One of the more balanced fixtures of the 17th round of the Premier League campaign, played through the middle of the week, saw Arsenal beat West Ham at the Emirates Stadium 2-0 on Wednesday, courtesy of goals from Gabriel Martnelli and Emile Smith.
Has Arteta discovered the right formula?
The home side expectedly dominated the proceedings for the most of the match. They ended up with 57% of possession and a total of 21 shots taken, compared to West Ham’s seven. They successfully kept the play deep in the opposition half for long spells, winning possession high up and recycling attacks, and their victory cannot be described as anything but deserved.
It seems manager Mikel Arteta has indeed discovered the best way to select his starting XI and set them up in his preferred 4-2-3-1 shape. He started with the back four of Gabriel Magalhaes and Ben White flanked by Tahekiro Tomiyasu and Kieran Tierney, the newly appointed captain. Thomas Partey and Granit Xhaka provided a strong midfield base and protection, while Martin Odegaard was tasked with the more creative role of a No.10, flanked by Gabriel Martinelli on the left and Bukayo Saka on the right. Alexandre Lacazette led the line.
It’s fair to say that every player did his job well, though the team perhaps got more impetus and determination with the introduction of Smith Rowe instead of Odegaard in the 66th minute. Martinelli and Saka often caused the West Ham defence problems out wide, while Lacazette’s hard work, skill and experience in central attacking areas proved very valuable too. Partey and Xhaka were always there to pick up the pieces if anything went wrong. Tomiyasu and Tierney marauded up and down the flanks, defending and attacking with plenty of balance, while White and Gabriel mostly kept the Hammers’ danger man Michail Antonio quiet throughout.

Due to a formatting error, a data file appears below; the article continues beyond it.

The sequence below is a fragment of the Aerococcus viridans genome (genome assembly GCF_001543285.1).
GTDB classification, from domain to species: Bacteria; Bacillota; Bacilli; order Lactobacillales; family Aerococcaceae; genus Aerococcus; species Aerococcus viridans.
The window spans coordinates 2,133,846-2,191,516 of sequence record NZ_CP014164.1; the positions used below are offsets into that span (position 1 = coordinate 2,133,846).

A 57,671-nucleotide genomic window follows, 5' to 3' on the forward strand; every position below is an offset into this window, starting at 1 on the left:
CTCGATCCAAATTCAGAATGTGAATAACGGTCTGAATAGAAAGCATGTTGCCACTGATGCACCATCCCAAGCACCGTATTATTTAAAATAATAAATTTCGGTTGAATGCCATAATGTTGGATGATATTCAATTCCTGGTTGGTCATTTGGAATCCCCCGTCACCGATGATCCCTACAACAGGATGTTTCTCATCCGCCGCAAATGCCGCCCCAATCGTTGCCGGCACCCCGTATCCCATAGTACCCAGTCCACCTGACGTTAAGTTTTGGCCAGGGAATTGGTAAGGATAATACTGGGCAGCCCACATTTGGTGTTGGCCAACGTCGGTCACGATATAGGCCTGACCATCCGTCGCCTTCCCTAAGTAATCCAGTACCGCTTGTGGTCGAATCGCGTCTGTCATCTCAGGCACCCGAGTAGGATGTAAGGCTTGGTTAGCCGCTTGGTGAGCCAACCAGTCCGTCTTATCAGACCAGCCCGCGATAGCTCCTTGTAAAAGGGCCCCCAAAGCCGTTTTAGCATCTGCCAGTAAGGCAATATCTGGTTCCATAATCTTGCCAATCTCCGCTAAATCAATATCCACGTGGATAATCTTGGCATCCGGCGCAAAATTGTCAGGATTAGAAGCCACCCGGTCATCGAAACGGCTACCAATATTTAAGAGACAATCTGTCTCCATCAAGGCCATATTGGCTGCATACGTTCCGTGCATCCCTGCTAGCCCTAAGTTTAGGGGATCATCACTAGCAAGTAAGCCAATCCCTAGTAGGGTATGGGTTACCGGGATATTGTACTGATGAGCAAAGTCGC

We’d seen flashes of good football from Arsenal this season already, though consistency hasn’t always been their trait. This was the third match in a row with the same lineup for Arsenal, so it would seem that Arteta is working on that aspect. The problem is, the December schedule is packed, and the Spaniard will hardly be able to use the same players over and over again. Some rotation will have to happen.
Moyes defeated in landmark match
This was the 600th Premier League game in the managerial career of David Moyes. His teams won 236 times, drew 161, and lost 203, with a point average of 1.45 per match. Interestingly enough, it was none other than Moyes who signed a midfielder by the name of Mikel Arteta for Everton back in the summer of 2005, from Real Sociedad. Arteta spent six years at Goodison Park playing under Moyes, making a total of 209 appearances in all competitions for the Toffees, before joining Arsenal.
Only three managers in the history of the English top flight have been involved in more matches than Moyes; Harry Redknapp (642), Arsene Wenger (828), and Sir Alex Ferguson (897, counting both the Premier League era and the First Division before).
Nonetheless, his former charge was no more sympathetic to Moyes’ achievement than expected, condemning his former boss to a mixture of landmark celebration and woes of defeat.